Tuesday, October 4, 2016

Canvas - Round Two Completed!

This post originally appeared on Windborne in Puget Sound

Round two of cockpit canvas replacement - the roof section of the dodger - is done!  Here's how it went:

Topstitching the aft tail seam
Having completed the actual construction of the panel, I needed to create the attachment to the "windshield" portion of the dodger. The original canvas had the roof and the windshield sewn together, making a hugely unwieldly thing, almost impossible to handle with all the compound curvature and the easily damaged vinyl.  As I reported last time, I made a design decision:  The new roof panel would be separate, and attach to the windshield via Common Sense fasteners.

So, how to locate those fasteners?  For a taut roof panel, the fasteners need to be in the exact right spot, and further, the eyelets and male portions need to end up in registration with each other.  How to do this?  I solve problems like this as I am falling asleep and letting my subconscious work on them.  This is the procedure I came up with: 
  • Mark, on the tuck back tail of the new roof panel the desired location for fasteners - this portion will show in the final installation
  • Place the new roof panel in place, carefully aligning the sides, and positioning the front seam on the front surface of the tube, as designed.  You'll note that the old panel seam (built by a professional) missed the tube by as much as an inch in the center.
  • Insert T-pins at the marked locations.  By pushing them all the way in, they made a good solid temporary connection because the vinyl in the windshield gripped them, allowing tension to be applied so that wrinkles could be worked out.  Adjust the T-pin locations in the windshield as required (keep the pin locations in the tail as marked since, again, these will show) and reposition as needed for a good fit everywhere.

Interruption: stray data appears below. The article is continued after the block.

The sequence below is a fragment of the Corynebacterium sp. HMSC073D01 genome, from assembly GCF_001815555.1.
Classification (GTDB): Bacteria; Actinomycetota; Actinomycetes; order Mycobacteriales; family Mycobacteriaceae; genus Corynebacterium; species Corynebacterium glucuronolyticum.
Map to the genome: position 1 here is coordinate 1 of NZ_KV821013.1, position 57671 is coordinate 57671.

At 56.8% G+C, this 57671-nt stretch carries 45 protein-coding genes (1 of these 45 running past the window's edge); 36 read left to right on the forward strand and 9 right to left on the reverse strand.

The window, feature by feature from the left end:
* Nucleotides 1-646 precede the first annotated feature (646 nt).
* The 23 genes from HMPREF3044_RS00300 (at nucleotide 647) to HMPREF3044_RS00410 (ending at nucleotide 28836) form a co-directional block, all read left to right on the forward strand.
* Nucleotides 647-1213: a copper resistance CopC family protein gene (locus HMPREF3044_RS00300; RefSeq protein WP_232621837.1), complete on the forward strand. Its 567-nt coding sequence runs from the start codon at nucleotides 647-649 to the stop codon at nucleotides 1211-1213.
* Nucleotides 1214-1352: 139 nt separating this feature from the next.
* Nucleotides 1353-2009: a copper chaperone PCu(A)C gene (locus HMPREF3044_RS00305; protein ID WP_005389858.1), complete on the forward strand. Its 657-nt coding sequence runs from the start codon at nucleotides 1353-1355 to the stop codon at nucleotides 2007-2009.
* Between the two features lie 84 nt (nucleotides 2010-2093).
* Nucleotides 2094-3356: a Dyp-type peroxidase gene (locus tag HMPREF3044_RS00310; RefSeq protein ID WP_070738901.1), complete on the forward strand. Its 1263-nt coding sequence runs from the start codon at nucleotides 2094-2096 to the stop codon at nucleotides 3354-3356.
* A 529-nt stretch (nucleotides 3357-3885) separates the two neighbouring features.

• Mark exactly the T-pin locations on both the tuck back tail, and the windshield.  To mark the windshield, pull a pin part way out, giving enough room to work under the tail, but keeping the location established.  Since this is all done with the existing canvas all in place, it is easy because the old roof panel is keeping the windshield tensioned and in place.

T-pins for alignment
  • Pull the new canvas off
  • Punch holes in the windshield using Sailrite's Common Sense punch...  this is the only way to do this, given that 4 layers of Sunbrella and the vinyl need to be cut.  Jane was inside, with a buck made out of a 6" piece of railroad track with a piece of Starboard taped on as the working surface.  Without something to work against, the punch would not have worked.
  • Install the eyelets in the windshield.
Holes punched and eyelets installed
  • Install the male portions of the fasteners on the tuck back tail of the new canvas.  Getting the male fastener mounting holes in the right place cannot be done by eyeball.  I made myself a jig out of an old blank non-silvered CD, by drilling holes at the correct spacing and then marking the outline of the fastener and horizontal and vertical centerlines.  This can then be held in place on the marked T-pin location and a pen can be used to mark the rivet locations thru the holes in the jig.  (Sailrite?  Are you listening?  You need to sell something like this...)
Homemade drilling jig
  • The moment of truth: Test fit.  Will everything work?  In order to get a true assessment, I disconnected the rear of the old canvas from the rear tube and installed the new canvas completely.  Since the old roof canvas was still attached to the windshield, it hung down inside.  Yup, it looked good.
Test fitting
OK, punching the holes in the windshield was a commitment, but not a serious one...  Eventually tho, it was time to make the big jump, and say "I do."  So I cut the old roof panel off of the windshield and voilà, c'est fini!

And man oh man is it good to see the old faded canvas as a jumbled up pile (and eventually in the dumpster) instead of gracing the cockpit!

Good riddance!

Now there is only one more roof panel to make - the center section.  This is much simpler to construct, being a single panel of cloth with only edging installed.  Ah, but exact sizing and zipper placement are critical for a taut installation.  Gotta think about this...

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